The El Camino Real Chapter wildscape at the Bird and Bee Farm is in bloom and looking particularly well-groomed this week.
Owners of the Bird and Bee Farm, Gene and Cindy Rek, who also happen to be official Texas Master Naturalists now, have received special recognition for their agricultural practices from the Texas Commission on Environmental Quality. The TCEQ came out last Tuesday to film a video and interview the Reks about their operations, and the Wildscape got a little recognition, too.
The Reks, Catherine Johnson and family, and several members of our chapter worked hard to make the place presentable for the filming. Luckily, several of the native plants in the wildscape also decided to bloom in time for the filming.
The Reks will receive their award in May at a TCEQ banquet, where the short video will be shown. The video will then be viewable to the public via the TCEQ website and You Tube. We will post it here when it’s available.
In the meantime, look at what’s blooming at the wildscape! (Sorry the blogmaster can’t remember the names of all the flowers – she’s old.)
Weeds were the call of the day when a dedicated group of El Camino Real Texas Master Naturalist members showed up at the Birds and Bees Wildscape Saturday. There were plenty of them calling.
Members Gene and Cindy Rek own the Bird and Bee Farm, and they have allotted space to ECRTMN to grow a wildscape for use in educating people and spreading native plants to interested citizens. They are converting the acreage they have to native plants and grasses. These efforts have brought about an award from the Texas Environmental Quality Commission.
The TEQC is going to come out and video interviews with the Reks and a couple other members of ECRTMN. Catherine Johnson, manager of the ECR part, called for a clean-up day to make the wildscape more presentable for its “two minutes” of fame. More information on the award will be discussed when more is known about it.
Catherine, Donna Lewis, Scott Berger, Linda Burgess, Eric Neubauer, Debra Sorenson, Alan Rudd and his son, Adam, Cindy Rek, Jackie Thornton, and I knocked out a good portion of the clean-up but had to avoid some for ant treatments. Bees, unusual flies, spiders, and a few butterflies were already there, too. There are not yet many flowers. Everything is slow coming back this year, and I believe that is statewide, according to Texas Nature Trackers – TMN. In another week or so, I believe it will be in full growth mode.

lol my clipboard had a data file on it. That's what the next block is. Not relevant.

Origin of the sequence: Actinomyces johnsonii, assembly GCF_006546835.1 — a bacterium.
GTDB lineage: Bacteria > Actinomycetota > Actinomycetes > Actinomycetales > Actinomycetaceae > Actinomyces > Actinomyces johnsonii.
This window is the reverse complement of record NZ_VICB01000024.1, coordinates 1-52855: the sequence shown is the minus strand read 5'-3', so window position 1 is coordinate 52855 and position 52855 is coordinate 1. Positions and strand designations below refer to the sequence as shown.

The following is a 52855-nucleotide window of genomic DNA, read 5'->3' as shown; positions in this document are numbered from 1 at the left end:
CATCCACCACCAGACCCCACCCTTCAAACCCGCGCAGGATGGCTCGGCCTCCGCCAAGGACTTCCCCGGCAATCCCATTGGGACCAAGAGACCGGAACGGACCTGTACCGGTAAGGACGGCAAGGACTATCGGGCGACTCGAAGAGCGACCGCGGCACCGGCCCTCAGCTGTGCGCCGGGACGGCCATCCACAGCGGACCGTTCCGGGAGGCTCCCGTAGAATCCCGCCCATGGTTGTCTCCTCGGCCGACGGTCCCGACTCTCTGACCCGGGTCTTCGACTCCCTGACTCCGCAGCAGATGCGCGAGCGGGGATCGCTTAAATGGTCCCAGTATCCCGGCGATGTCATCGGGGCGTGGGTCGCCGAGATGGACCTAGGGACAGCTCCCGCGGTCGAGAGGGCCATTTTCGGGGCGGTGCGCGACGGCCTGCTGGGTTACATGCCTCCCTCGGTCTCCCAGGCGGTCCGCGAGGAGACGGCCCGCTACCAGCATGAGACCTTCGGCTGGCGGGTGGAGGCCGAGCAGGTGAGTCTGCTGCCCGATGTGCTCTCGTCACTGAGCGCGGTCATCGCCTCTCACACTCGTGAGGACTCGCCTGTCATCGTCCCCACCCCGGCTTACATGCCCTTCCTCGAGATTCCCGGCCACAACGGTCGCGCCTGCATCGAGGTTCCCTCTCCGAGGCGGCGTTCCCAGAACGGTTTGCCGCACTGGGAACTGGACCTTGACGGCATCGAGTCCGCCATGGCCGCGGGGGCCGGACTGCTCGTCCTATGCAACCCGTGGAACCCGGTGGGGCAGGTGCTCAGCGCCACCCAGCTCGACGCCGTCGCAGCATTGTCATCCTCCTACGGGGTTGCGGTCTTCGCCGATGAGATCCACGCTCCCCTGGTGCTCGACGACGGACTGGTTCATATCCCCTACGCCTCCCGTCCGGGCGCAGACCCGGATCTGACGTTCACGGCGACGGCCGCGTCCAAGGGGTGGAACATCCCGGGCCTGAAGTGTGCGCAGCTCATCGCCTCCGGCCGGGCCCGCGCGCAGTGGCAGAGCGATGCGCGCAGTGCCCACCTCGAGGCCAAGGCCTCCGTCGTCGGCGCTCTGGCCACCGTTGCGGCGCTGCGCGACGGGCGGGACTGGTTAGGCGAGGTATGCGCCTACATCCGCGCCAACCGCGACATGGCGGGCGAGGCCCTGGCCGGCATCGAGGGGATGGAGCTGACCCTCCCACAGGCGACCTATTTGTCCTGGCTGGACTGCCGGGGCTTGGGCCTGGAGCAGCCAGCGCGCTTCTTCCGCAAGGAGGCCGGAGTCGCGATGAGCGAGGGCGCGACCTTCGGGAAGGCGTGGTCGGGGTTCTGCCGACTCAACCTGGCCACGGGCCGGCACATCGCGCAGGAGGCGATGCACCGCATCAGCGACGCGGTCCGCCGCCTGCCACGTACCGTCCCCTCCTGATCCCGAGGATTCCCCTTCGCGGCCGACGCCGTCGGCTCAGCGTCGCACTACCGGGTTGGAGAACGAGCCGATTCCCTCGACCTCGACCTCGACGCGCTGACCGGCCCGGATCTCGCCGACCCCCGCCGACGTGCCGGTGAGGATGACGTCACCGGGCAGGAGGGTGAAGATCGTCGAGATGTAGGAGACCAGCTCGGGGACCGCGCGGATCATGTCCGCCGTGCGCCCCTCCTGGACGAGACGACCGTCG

Alan and Adam finished a storage building they had started at the wildscape. It is a great building for the site, and now all the planting pots that we save to share with others will not blow all over the place.
There was also a good amount of fellowship – especially around the table where all the goodies were that Catherine baked and brought for us. We went home having eaten a lot of chocolate and honey tea from Cindy.
There’s more to be done in a short period of time, so if any members have time and an urge to pull weeds (Catherine treated the two spaces that had ant problems), the gate is usually open.
The mystery flower at the El Camino Real Texas Master Naturalist Wildscape that we shared a picture of a few days ago revealed itself one week later at the second weekend of club members working very hard to spread native Texas wildflowers. It is a Purple Coneflower.
This particular Purple Coneflower is somewhat unique in that it is a very late bloomer, its bloom is unusually large, and no one knows how it got there. It has several other buds that I hope get to open up before a hard freeze.
If you’d like to see the mystery (now revealed) flower, the ERCTMN members will be holding one more weekend of giving free native Texas Wildflowers to anyone who’d like some. Pots to put them in when they are dug up ran out last weekend, so bring something to put them in to take home. The Wildscape is on County Road 334 at the Bird and Bee Farm.
The only plant that doesn’t have extras is the Purple Coneflower. Cultivator Catherine Johnson hopes to collect seeds from it to share next spring.
Next year we will continue our Milkweed/Monarch project and create a network for sharing milkweed, info and habitats. A recent Monarch seminar taught us how to raise milkweed from seed. We’ll create here a walk-in enclosure in the Milam Wildscape for the project.
To follow up on Lisa’s post yesterday, it turns out that 10% of caterpillars make it to butterflies and 10% of those survive full adulthood. Two of my butterflies were born with wrinkled wings, so I fed them sugar water, took them for outside trips, and after a couple of weeks they passed peacefully. Other options were to euthanize or leave outside. This way they had a good life.
We are watching Gulf Fritillary chrysalises now. They look like leaves to fool predators.